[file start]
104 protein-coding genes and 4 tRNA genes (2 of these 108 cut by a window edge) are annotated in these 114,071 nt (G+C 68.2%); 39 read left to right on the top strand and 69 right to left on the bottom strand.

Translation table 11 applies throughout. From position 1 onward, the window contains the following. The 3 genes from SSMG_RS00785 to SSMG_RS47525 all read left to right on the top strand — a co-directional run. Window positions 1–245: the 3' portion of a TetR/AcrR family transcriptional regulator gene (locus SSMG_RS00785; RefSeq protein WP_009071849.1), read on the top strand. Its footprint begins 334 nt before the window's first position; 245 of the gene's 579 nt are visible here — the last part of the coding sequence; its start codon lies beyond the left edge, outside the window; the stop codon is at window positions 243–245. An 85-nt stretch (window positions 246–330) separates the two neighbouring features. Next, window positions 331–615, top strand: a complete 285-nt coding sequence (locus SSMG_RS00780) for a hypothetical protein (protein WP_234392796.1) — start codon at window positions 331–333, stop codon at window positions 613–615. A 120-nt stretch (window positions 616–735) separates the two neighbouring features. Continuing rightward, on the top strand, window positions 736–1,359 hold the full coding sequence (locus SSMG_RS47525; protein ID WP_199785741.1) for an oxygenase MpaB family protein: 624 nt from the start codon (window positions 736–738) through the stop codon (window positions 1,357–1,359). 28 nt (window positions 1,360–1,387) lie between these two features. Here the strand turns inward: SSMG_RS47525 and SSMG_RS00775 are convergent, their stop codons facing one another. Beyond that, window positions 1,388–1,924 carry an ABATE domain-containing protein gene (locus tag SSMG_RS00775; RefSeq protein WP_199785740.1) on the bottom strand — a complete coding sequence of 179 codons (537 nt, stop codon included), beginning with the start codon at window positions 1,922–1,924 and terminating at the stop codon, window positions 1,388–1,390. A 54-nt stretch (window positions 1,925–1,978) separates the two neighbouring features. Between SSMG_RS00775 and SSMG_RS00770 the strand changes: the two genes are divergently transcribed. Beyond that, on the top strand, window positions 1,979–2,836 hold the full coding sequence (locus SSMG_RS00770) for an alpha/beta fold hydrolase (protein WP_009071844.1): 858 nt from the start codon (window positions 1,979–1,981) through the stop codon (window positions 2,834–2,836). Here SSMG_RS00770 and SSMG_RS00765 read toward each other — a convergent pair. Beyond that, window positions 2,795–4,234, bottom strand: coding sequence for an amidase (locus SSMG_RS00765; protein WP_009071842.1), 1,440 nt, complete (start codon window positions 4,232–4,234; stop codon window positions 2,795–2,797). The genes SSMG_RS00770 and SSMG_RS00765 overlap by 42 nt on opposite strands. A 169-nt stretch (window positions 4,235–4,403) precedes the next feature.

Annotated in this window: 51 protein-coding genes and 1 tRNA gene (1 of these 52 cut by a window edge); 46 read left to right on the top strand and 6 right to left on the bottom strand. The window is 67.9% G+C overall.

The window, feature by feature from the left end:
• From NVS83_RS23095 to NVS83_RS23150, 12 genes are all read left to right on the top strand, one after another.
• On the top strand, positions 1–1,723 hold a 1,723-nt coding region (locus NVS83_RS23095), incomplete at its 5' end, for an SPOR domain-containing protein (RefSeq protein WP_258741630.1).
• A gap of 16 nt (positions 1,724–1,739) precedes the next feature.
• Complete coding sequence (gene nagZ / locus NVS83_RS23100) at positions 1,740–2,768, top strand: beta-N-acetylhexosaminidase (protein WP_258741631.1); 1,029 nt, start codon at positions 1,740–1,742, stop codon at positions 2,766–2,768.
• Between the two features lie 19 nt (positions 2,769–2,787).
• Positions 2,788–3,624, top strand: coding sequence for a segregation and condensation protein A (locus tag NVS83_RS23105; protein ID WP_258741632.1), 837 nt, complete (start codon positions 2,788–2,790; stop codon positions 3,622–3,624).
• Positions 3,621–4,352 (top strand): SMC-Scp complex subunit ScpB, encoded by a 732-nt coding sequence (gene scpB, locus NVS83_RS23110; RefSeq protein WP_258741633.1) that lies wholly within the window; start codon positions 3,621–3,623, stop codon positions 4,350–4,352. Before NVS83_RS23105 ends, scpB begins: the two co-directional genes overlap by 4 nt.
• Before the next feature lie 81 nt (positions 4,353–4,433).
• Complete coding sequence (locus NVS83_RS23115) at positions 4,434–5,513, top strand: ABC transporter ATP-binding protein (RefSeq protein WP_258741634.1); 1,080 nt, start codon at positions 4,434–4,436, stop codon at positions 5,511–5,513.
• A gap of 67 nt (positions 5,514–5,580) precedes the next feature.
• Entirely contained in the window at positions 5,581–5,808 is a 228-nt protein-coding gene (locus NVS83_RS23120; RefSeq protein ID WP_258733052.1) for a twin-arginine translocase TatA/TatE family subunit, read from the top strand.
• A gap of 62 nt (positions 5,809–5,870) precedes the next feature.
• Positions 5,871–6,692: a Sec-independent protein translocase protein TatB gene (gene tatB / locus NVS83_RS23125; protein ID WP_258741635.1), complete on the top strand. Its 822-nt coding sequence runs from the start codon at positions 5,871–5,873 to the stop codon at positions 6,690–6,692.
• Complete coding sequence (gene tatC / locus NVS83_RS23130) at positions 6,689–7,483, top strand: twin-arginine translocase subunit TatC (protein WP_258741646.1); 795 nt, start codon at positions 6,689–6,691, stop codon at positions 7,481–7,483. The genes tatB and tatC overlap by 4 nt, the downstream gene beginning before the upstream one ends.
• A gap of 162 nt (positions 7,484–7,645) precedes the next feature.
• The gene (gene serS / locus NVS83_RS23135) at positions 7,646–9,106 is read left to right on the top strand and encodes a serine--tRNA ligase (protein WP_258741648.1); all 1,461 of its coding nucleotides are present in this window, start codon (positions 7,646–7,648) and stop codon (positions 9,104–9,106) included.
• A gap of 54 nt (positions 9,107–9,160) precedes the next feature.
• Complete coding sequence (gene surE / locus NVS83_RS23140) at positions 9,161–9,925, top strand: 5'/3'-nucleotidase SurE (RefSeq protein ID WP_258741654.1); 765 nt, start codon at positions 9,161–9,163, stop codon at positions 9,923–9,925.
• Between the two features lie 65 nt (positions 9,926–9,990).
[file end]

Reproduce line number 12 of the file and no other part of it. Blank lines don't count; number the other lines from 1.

• Before the next feature lie 81 nt (positions 4,353–4,433).